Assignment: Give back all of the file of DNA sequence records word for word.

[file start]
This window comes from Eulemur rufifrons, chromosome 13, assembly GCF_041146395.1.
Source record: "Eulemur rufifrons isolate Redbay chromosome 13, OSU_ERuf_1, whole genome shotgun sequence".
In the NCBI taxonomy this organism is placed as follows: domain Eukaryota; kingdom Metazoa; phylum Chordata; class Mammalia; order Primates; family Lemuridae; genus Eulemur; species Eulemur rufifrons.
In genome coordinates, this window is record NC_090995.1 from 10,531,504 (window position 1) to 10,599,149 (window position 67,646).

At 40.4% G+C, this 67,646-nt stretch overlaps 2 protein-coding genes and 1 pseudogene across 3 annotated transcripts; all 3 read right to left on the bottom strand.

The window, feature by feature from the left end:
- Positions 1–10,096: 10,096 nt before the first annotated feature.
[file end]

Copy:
This window comes from Eulemur rufifrons, chromosome 13, assembly GCF_041146395.1.
Source record: "Eulemur rufifrons isolate Redbay chromosome 13, OSU_ERuf_1, whole genome shotgun sequence".
In the NCBI taxonomy this organism is placed as follows: domain Eukaryota; kingdom Metazoa; phylum Chordata; class Mammalia; order Primates; family Lemuridae; genus Eulemur; species Eulemur rufifrons.
In genome coordinates, this window is record NC_090995.1 from 10,531,504 (window position 1) to 10,599,149 (window position 67,646).

At 40.4% G+C, this 67,646-nt stretch overlaps 2 protein-coding genes and 1 pseudogene across 3 annotated transcripts; all 3 read right to left on the bottom strand.

The window, feature by feature from the left end:
- Positions 1–10,096: 10,096 nt before the first annotated feature.